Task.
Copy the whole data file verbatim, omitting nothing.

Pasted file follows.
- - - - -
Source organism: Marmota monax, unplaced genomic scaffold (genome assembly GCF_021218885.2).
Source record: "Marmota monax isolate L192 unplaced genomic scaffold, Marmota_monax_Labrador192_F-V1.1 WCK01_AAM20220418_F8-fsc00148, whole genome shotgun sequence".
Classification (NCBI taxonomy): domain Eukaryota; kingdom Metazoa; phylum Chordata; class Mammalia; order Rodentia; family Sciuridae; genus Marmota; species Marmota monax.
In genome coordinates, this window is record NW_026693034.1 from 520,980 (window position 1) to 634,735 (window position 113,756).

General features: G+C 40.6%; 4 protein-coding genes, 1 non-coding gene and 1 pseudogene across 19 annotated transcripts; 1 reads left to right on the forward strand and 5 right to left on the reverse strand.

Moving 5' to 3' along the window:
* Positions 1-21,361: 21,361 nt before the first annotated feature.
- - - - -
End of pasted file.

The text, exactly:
Source organism: Marmota monax, unplaced genomic scaffold (genome assembly GCF_021218885.2).
Source record: "Marmota monax isolate L192 unplaced genomic scaffold, Marmota_monax_Labrador192_F-V1.1 WCK01_AAM20220418_F8-fsc00148, whole genome shotgun sequence".
Classification (NCBI taxonomy): domain Eukaryota; kingdom Metazoa; phylum Chordata; class Mammalia; order Rodentia; family Sciuridae; genus Marmota; species Marmota monax.
In genome coordinates, this window is record NW_026693034.1 from 520,980 (window position 1) to 634,735 (window position 113,756).

General features: G+C 40.6%; 4 protein-coding genes, 1 non-coding gene and 1 pseudogene across 19 annotated transcripts; 1 reads left to right on the forward strand and 5 right to left on the reverse strand.

Moving 5' to 3' along the window:
* Positions 1-21,361: 21,361 nt before the first annotated feature.